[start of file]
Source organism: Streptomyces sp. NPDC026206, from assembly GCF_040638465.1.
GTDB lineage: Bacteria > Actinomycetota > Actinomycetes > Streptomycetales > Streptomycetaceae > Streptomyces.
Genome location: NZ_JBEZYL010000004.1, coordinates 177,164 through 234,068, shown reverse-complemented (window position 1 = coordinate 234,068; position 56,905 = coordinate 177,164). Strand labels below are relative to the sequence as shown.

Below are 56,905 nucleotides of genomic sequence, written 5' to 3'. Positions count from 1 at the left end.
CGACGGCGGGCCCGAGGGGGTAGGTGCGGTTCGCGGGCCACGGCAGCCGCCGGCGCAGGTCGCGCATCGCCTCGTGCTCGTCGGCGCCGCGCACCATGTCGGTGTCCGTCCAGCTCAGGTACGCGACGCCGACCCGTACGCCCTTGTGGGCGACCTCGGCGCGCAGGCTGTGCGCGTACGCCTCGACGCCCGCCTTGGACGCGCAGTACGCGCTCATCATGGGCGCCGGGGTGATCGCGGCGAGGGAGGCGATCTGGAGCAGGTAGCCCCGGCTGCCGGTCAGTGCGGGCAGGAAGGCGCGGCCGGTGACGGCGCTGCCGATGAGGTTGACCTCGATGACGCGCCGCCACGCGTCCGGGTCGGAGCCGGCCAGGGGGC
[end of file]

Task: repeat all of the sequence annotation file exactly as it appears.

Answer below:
Source organism: Streptomyces sp. NPDC026206, from assembly GCF_040638465.1.
GTDB lineage: Bacteria > Actinomycetota > Actinomycetes > Streptomycetales > Streptomycetaceae > Streptomyces.
Genome location: NZ_JBEZYL010000004.1, coordinates 177,164 through 234,068, shown reverse-complemented (window position 1 = coordinate 234,068; position 56,905 = coordinate 177,164). Strand labels below are relative to the sequence as shown.

Below are 56,905 nucleotides of genomic sequence, written 5' to 3'. Positions count from 1 at the left end.
CGACGGCGGGCCCGAGGGGGTAGGTGCGGTTCGCGGGCCACGGCAGCCGCCGGCGCAGGTCGCGCATCGCCTCGTGCTCGTCGGCGCCGCGCACCATGTCGGTGTCCGTCCAGCTCAGGTACGCGACGCCGACCCGTACGCCCTTGTGGGCGACCTCGGCGCGCAGGCTGTGCGCGTACGCCTCGACGCCCGCCTTGGACGCGCAGTACGCGCTCATCATGGGCGCCGGGGTGATCGCGGCGAGGGAGGCGATCTGGAGCAGGTAGCCCCGGCTGCCGGTCAGTGCGGGCAGGAAGGCGCGGCCGGTGACGGCGCTGCCGATGAGGTTGACCTCGATGACGCGCCGCCACGCGTCCGGGTCGGAGCCGGCCAGGGGGC